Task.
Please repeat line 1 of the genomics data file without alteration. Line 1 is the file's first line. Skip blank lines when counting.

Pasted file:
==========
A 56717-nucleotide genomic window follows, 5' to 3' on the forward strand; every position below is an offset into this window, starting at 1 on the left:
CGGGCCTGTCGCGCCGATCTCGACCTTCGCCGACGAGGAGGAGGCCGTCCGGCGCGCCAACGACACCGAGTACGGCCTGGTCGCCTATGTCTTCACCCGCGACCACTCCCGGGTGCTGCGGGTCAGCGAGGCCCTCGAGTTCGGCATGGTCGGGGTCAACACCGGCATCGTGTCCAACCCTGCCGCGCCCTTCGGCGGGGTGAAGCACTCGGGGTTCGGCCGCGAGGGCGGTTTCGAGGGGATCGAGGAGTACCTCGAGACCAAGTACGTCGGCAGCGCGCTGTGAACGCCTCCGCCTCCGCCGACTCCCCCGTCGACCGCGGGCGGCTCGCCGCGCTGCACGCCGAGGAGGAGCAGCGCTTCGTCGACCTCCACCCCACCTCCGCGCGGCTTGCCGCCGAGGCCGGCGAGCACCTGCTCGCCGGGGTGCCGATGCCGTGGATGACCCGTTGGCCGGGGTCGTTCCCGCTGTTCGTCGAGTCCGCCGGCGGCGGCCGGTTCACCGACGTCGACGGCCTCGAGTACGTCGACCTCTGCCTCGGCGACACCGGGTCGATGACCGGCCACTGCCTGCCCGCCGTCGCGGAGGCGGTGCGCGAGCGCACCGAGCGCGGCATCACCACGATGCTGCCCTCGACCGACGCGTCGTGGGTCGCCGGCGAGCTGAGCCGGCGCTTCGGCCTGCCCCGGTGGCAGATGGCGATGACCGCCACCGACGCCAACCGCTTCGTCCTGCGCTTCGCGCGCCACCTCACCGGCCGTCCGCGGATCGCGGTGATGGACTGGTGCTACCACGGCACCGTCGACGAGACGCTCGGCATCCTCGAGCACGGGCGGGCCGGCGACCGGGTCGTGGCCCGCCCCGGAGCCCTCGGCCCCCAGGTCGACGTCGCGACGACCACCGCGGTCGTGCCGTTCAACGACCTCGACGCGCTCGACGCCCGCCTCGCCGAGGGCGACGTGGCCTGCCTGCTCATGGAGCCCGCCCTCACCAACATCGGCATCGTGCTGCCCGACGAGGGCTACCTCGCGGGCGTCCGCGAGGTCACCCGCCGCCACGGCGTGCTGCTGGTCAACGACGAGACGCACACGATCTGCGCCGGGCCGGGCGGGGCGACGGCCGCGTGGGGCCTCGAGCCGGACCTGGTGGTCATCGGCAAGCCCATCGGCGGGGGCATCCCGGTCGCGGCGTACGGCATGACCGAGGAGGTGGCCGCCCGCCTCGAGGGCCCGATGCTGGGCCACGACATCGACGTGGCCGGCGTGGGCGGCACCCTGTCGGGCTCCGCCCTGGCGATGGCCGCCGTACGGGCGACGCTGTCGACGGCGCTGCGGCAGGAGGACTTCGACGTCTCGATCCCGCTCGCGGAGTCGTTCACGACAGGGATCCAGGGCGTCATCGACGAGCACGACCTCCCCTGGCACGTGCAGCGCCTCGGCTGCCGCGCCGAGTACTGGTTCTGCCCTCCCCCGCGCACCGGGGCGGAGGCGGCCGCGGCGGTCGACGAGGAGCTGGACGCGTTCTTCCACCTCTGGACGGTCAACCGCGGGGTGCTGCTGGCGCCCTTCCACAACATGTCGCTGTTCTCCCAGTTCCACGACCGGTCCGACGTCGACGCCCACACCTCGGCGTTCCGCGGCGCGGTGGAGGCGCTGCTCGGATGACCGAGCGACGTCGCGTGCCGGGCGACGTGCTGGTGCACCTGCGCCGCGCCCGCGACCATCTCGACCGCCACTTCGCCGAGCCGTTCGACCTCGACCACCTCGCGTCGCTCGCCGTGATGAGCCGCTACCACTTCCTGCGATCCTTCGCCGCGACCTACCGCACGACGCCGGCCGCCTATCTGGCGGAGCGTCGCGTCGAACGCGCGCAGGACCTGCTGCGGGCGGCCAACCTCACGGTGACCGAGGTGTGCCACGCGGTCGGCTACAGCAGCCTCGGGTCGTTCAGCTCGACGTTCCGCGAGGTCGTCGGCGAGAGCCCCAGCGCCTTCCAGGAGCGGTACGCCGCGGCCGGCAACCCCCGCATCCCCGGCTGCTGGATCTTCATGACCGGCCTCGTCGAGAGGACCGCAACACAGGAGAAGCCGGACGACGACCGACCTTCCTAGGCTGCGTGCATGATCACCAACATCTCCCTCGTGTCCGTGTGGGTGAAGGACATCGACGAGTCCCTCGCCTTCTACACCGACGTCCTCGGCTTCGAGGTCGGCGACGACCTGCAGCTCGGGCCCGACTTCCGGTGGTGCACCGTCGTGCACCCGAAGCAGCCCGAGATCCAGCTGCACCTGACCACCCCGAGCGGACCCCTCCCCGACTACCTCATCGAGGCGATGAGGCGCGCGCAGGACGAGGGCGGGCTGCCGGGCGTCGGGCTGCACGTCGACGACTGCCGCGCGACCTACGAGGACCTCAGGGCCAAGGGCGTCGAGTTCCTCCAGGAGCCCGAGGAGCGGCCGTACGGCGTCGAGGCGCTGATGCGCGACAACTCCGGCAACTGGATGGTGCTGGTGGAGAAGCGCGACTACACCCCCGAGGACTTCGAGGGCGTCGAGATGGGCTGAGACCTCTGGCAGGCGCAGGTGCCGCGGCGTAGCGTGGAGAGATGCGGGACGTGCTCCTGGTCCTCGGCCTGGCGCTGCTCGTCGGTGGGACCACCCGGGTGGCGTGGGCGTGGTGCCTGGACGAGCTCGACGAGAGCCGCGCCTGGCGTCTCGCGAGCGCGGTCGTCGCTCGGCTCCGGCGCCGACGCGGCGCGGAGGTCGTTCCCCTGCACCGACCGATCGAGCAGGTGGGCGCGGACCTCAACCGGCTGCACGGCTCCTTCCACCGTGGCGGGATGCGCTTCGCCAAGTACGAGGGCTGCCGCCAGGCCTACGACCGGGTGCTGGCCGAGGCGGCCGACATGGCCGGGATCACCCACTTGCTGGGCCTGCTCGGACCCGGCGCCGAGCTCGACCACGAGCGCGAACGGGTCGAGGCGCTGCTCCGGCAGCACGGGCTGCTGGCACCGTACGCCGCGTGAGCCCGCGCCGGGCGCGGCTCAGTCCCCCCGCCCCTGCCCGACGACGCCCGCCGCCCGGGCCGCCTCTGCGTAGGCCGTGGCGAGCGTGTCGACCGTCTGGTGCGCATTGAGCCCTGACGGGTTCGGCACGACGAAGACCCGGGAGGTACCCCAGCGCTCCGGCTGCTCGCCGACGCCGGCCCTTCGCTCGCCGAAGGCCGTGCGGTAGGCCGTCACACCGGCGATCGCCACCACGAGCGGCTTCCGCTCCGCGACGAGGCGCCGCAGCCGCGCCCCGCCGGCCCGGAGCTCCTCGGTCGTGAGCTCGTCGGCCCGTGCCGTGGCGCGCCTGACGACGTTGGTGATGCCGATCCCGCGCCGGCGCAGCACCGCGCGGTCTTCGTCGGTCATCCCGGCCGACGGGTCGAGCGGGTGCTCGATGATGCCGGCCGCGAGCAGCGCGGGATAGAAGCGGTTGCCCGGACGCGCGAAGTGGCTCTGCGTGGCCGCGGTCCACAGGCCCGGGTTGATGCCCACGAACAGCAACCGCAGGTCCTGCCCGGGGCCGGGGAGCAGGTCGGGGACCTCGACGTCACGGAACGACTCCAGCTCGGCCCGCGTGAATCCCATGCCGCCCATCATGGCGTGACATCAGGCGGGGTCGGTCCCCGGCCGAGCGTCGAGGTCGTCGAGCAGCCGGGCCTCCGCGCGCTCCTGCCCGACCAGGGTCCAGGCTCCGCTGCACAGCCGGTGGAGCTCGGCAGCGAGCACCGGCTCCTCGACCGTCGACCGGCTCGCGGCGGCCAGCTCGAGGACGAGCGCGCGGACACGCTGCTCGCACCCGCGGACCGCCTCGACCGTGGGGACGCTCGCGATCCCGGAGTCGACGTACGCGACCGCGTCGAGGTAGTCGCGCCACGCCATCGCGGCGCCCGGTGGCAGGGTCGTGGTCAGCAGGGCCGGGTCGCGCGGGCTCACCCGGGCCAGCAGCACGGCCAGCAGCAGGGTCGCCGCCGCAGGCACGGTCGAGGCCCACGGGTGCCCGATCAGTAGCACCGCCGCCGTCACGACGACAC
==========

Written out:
A 56717-nucleotide genomic window follows, 5' to 3' on the forward strand; every position below is an offset into this window, starting at 1 on the left: